And the beat goes on.
It’s been almost a year since the first case of African swine fever was reported in China. Sadly, further reports of ASF across Asia and Eastern Europe have become far too common that a person almost lends a deaf ear to news of subsequent breaks.
Such is the case with the latest report that ASF has now infected the fifth Cambodian province since April. Veng Sakhon, Cambodian minister of Agriculture, Forestry and Fisheries, announced that the ASF virus was discovered in backyard pigs in the Ksach Kandal district’s Kampong Chamlong commune and in Sa’ang district’s Kraing Yov commune.
According to media reports, Sakhon ordered the culling of all pigs at the outbreak areas, and that he ordered authorities to place the affected zones under surveillance and to closely monitor a radius of 10 kilometers around the outbreak areas.
As the U.S. hog industry braces for the possibility of ASF reaching our herd, we know the importance of such measures taking place in Cambodia and elsewhere; places where ASF has already hit, but attempting to prevent the further spread.
Reuters recently reported that China is stepping up its game in heading off the further spread of ASF in that vast country. In response to deficiencies in the country’s efforts to control and prevent ASF, China’s ag ministry announces plans to carry out checks of local veterinary authorities in 10 provinces. This action is brought on by alleged under- or non-reporting for ASF cases.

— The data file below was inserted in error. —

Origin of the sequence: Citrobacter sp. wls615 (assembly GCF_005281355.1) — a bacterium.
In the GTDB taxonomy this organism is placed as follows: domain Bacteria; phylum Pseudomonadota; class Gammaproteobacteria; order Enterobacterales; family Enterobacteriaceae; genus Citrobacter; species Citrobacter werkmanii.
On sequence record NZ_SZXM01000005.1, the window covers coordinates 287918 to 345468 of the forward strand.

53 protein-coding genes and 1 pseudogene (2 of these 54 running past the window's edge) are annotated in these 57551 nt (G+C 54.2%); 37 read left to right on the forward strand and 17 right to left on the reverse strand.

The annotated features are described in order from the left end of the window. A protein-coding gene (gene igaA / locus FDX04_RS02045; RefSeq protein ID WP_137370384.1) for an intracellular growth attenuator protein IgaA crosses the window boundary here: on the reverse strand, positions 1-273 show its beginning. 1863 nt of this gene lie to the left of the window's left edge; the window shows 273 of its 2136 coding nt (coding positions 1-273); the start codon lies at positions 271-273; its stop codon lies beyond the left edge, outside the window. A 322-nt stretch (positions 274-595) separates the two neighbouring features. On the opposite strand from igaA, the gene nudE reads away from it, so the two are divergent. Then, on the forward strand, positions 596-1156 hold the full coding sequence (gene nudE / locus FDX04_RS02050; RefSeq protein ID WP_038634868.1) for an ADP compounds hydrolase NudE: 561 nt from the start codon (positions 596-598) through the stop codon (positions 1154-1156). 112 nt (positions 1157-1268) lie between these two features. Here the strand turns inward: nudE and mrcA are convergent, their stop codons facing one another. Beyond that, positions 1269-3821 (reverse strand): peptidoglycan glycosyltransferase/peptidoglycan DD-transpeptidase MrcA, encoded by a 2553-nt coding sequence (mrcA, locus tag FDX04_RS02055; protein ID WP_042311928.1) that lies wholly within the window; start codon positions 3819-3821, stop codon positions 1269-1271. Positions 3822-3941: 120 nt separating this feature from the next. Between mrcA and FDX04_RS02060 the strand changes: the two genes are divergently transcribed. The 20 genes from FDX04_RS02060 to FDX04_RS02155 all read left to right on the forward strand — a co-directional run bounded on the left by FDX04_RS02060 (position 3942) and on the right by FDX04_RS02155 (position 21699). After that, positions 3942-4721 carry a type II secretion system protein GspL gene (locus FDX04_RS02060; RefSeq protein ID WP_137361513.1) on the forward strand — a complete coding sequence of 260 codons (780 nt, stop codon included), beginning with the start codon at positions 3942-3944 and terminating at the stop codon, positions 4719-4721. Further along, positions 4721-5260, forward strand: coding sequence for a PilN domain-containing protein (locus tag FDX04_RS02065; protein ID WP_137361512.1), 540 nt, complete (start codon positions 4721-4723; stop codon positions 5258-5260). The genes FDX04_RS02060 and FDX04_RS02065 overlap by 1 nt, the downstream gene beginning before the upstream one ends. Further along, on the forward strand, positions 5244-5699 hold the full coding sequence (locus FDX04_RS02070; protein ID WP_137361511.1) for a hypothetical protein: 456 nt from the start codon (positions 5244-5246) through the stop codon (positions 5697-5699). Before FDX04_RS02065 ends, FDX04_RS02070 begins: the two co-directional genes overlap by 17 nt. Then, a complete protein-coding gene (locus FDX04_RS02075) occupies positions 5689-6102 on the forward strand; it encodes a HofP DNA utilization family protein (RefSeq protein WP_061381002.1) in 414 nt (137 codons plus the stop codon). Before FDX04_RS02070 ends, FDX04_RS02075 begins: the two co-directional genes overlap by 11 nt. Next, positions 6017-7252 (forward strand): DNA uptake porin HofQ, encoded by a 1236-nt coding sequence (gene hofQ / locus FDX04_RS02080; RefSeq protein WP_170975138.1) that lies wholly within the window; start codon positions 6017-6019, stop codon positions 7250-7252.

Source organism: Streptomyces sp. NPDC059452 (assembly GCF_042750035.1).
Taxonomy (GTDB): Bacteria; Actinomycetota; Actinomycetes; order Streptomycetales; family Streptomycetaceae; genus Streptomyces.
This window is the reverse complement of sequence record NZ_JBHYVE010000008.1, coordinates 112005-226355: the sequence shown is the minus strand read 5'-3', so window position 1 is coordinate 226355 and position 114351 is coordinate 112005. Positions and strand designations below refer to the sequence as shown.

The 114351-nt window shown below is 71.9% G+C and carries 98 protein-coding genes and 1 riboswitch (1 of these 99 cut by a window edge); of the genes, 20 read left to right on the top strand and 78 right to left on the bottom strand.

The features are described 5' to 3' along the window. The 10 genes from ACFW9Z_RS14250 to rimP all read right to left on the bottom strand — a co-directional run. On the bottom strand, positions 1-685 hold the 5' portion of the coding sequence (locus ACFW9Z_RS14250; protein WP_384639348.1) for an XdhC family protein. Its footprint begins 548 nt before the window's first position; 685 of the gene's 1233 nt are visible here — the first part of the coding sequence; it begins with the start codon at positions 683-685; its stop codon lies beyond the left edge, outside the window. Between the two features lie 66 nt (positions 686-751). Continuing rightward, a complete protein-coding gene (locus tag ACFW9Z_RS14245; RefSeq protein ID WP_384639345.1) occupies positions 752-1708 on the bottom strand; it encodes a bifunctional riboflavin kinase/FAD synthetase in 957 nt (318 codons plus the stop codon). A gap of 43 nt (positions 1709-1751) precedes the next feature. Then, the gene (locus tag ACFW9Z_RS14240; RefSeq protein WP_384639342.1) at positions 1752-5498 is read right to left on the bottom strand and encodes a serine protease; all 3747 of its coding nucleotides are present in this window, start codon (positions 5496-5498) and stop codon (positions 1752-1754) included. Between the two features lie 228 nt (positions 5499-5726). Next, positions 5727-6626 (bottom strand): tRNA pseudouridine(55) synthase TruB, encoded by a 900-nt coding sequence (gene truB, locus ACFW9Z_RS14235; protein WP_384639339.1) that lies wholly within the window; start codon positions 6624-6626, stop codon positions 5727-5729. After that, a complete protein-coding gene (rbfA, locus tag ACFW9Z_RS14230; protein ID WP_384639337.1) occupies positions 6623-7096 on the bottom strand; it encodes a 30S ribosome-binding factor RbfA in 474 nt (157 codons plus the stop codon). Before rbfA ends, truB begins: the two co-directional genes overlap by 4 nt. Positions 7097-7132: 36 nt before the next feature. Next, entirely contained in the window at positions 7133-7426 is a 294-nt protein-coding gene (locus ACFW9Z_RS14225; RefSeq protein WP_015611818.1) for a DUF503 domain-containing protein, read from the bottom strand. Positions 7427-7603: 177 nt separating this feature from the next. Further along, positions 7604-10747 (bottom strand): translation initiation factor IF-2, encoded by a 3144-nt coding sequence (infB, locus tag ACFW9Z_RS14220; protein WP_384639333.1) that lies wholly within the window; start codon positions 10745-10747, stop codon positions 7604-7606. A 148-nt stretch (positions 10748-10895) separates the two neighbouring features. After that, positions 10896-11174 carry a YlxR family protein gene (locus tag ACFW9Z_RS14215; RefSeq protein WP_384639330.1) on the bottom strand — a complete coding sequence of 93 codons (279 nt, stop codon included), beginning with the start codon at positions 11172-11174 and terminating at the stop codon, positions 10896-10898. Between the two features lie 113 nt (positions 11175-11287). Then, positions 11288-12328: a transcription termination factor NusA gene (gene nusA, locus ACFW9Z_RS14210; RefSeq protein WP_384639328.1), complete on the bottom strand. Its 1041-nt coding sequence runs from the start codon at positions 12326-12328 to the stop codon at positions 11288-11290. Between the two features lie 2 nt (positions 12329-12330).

It was reported the China Ministry of Agriculture and Rural Affairs will evaluate the veterinary agencies from two sample counties in the provinces and regions of Hebei, Heilongjiang, Jiangsu, Henan, Anhui, Guangxi, Fujian, Sichuan, Yunnan and Shaanxi.
The Reuters article says, “One county must be a place where there has recently been an outbreak of the disease, and it should be compared with another county, ideally administered by the same city or in the same area, where the disease has not occurred.” These evaluations are to be completed by Oct. 31, with a findings report submitted to the ministry by the end of the year.
Bad news that ASF continues to spread. Doubly bad news that cases are not being reported, or under reported. But there is good news that governmental agencies, at least on paper, are taking steps to curtail the further spread of ASF in Asia.
Time will tell if such measures will help, or if the proverbial horses have already left the barn.